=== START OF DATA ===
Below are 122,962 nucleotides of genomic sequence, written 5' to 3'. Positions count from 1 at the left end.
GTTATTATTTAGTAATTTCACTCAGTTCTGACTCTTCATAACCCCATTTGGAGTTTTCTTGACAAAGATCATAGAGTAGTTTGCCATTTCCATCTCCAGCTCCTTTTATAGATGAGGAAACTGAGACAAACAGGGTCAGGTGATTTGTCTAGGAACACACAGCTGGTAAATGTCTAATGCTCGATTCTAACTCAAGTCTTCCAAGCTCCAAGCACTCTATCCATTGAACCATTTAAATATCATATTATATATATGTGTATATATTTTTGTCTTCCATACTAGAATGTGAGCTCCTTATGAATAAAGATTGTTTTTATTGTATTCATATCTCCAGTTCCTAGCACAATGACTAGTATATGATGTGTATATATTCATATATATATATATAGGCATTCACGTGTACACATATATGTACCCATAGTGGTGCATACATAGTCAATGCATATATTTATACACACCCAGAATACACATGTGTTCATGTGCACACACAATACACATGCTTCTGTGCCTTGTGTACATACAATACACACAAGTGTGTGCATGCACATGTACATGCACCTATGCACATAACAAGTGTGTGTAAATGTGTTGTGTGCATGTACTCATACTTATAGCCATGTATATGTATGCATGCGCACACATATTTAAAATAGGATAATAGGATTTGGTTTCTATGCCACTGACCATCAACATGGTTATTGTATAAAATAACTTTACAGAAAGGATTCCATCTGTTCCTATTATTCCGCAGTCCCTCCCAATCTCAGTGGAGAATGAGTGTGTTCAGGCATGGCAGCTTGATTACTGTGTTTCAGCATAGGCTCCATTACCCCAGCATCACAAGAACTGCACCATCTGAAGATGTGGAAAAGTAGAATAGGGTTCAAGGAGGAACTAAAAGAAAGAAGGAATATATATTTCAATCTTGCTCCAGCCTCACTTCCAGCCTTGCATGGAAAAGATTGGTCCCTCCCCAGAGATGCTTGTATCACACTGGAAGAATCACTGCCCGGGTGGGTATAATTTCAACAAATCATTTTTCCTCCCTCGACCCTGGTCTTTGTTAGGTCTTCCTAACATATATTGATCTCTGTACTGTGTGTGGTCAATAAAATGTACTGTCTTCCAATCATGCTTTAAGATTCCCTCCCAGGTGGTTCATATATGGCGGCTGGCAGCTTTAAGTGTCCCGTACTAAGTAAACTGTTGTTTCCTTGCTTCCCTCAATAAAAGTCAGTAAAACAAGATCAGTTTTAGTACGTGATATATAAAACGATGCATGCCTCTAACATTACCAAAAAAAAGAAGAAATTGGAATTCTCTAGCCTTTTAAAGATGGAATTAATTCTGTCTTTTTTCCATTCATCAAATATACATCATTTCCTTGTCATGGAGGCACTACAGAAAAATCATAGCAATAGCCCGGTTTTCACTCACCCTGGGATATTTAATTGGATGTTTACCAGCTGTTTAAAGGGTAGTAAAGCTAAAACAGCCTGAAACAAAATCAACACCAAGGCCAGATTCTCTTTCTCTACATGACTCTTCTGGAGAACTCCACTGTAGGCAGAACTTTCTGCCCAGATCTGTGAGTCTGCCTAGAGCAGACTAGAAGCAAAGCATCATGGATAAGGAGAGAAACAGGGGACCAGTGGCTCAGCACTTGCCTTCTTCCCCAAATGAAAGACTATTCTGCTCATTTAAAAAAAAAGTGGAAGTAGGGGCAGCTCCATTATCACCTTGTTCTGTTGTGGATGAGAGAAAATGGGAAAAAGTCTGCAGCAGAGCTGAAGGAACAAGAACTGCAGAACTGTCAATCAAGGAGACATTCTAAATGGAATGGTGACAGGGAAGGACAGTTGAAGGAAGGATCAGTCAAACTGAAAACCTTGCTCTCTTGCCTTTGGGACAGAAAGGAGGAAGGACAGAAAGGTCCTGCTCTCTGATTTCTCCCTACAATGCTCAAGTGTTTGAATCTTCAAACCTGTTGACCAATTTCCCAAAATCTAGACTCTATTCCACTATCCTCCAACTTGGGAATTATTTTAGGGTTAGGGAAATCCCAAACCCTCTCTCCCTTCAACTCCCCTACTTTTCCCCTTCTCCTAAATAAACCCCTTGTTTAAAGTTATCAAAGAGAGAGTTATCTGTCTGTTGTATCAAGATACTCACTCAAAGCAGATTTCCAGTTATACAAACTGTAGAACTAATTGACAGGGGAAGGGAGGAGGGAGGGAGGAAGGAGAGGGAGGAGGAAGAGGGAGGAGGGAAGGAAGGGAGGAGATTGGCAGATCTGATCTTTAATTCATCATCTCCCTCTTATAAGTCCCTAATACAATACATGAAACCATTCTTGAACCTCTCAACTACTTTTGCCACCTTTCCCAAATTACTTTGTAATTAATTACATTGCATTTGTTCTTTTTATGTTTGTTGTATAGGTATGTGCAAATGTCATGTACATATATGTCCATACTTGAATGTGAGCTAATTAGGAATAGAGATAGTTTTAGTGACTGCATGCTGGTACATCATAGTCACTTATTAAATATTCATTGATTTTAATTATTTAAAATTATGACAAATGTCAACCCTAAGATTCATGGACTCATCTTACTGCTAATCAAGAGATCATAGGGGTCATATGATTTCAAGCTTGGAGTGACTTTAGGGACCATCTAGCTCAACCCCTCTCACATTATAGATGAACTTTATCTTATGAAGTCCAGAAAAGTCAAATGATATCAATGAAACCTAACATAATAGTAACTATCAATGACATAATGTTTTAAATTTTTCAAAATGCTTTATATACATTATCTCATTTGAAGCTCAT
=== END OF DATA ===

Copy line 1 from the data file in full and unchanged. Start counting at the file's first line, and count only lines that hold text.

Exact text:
Below are 122,962 nucleotides of genomic sequence, written 5' to 3'. Positions count from 1 at the left end.